What is going on with your body?
One day you wake up and notice that body is hurting all over and can’t figure out why. Since you have stuff to do, you get up and go about your day. The next day, it’s the same. After a while, you realize that you have been having this pain for a few months. What is going on? What is the cause of the pain? How do you get rid of it?
Fibromyalgia is when you have widespread pain throughout your body. It is often associated with fatigue, sleep, memory and mood issues. The exact cause is unknown, but thought to be influenced by genetics, infections and/or some sort of trauma, either physical or emotional. It is believed that repetitive nerve stimulation causes the brain to change, which causes an abnormal increase in certain chemicals that signal pain (neurotransmitters). Unfortunately, your brain’s pain receptors develop a memory of the pain causing them to become more sensitive and overreact to future pain signals. Frequently, fibromyalgia is found to occur in people with other chronic pain conditions, such as irritable bowel syndrome (IBS), migraine/other types of headaches, interstitial cystitis (painful bladder syndrome) and temporomandibular joint disorders. The most common symptom is a dull, constant widespread pain that lasts longer than three months. The pain happens on both sides of your body and affects the lower half the same as it does the upper half. Fatigue is another symptom because of the sleep disruption that results from the pain. So, even if a person seems like they have been sleeping for long periods of time, the quality of their sleep is impacted causing them to not feel rested. Thanks to the lack of sleep, many people with fibromyalgia complain of having difficulty focusing, paying attention and concentrating, especially on tasks that are mentally driven. Certain risk factors can increase your chances of developing it, like being female, family history of someone having fibromyalgia and certain disorders (ex. osteoarthritis, rheumatoid arthritis and lupus).
The main goal of fibromyalgia treatment is to lessen symptoms and improve overall health. Your doctor may prescribe medication to decrease the level of your pain and enhance the quality of your sleep. For pain relief, usually non-narcotic medications, like acetaminophen, ibuprofen, naproxen or tramadol, are used. Occasionally, your doctor may prescribe medications that are used to treat other conditions but have proven to be effective at helping people with fibromyalgia. This is known as using a medication for an off-label use. These medications can include duloxetine, milnacipran, amitriptyline, cyclobenzaprine or gabapentin. As of right now, there is only one medication that is specifically designed to treat fibromyalgia and that is pregabalin.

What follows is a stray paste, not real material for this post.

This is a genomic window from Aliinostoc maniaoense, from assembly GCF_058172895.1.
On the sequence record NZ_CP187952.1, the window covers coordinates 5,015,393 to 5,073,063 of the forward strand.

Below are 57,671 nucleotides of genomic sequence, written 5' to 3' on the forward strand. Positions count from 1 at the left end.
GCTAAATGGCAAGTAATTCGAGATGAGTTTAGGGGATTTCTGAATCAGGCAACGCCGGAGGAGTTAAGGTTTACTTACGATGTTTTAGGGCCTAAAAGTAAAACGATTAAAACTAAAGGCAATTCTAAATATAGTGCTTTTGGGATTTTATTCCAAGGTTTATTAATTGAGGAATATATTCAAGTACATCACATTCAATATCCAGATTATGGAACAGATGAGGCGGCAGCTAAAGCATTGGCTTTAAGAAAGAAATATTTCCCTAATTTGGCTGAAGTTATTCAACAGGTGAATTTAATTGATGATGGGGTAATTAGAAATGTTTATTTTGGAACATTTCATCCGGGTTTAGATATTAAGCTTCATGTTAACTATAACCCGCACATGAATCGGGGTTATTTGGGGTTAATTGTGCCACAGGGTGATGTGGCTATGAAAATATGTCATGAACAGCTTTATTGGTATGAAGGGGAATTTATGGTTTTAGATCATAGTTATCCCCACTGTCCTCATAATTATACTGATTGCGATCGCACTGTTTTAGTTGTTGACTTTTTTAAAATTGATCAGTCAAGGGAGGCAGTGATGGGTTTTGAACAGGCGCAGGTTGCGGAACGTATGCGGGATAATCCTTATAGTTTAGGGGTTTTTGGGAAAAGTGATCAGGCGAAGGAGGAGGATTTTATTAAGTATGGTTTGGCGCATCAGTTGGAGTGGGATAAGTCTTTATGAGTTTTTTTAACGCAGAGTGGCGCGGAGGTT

Other treatment options incorporate physical therapy and occupational therapy to help you increase your strength, flexibility and stamina and teach you the best way to perform tasks in order to minimize your discomfort will doing them. Another key is to get counseling to discuss what you are feeling and help you to manage any stress that you might be having. Some people find meditation or yoga to be beneficial in dealing with stress. Getting enough sleep is important, so making sure you go to bed at a consistent time and allowing yourself enough time to sleep are instrumental. Regular exercise is helpful in reducing pain, but it is essential that you gradually increase your activity level. It is vital to keep your daily activity level about the same because if you are feeling good, you can over do it and if you aren’t feeling the best, you can miss out on important events. Limiting caffeine and eating healthy are also key to improving your overall feeling of wellbeing.
Since the exact cause of fibromyalgia is not fully understood yet, there aren’t specific prevention techniques. The main things to keep in mind are to live a healthy lifestyle by getting adequate amounts of sleep, eating right, exercising and reducing stress. If you have other conditions that are often associated with fibromyalgia, trying to manage them to the best of your ability to decrease your chances of developing fibromyalgia.
Fibromyalgia may seem like a weird disease but for those who have it, it can be debilitating. Thankfully, there is more research being done to understand it and improvements are being made in treating. If you have any questions or concerns, please speak with your doctor. If you would like more information about fibromyalgia, please visit the American College of Rheumatology’s Fibromyalgia page at https://www.rheumatology.org/I-Am-A/Patient-Caregiver/Diseases-Conditions/Fibromyalgia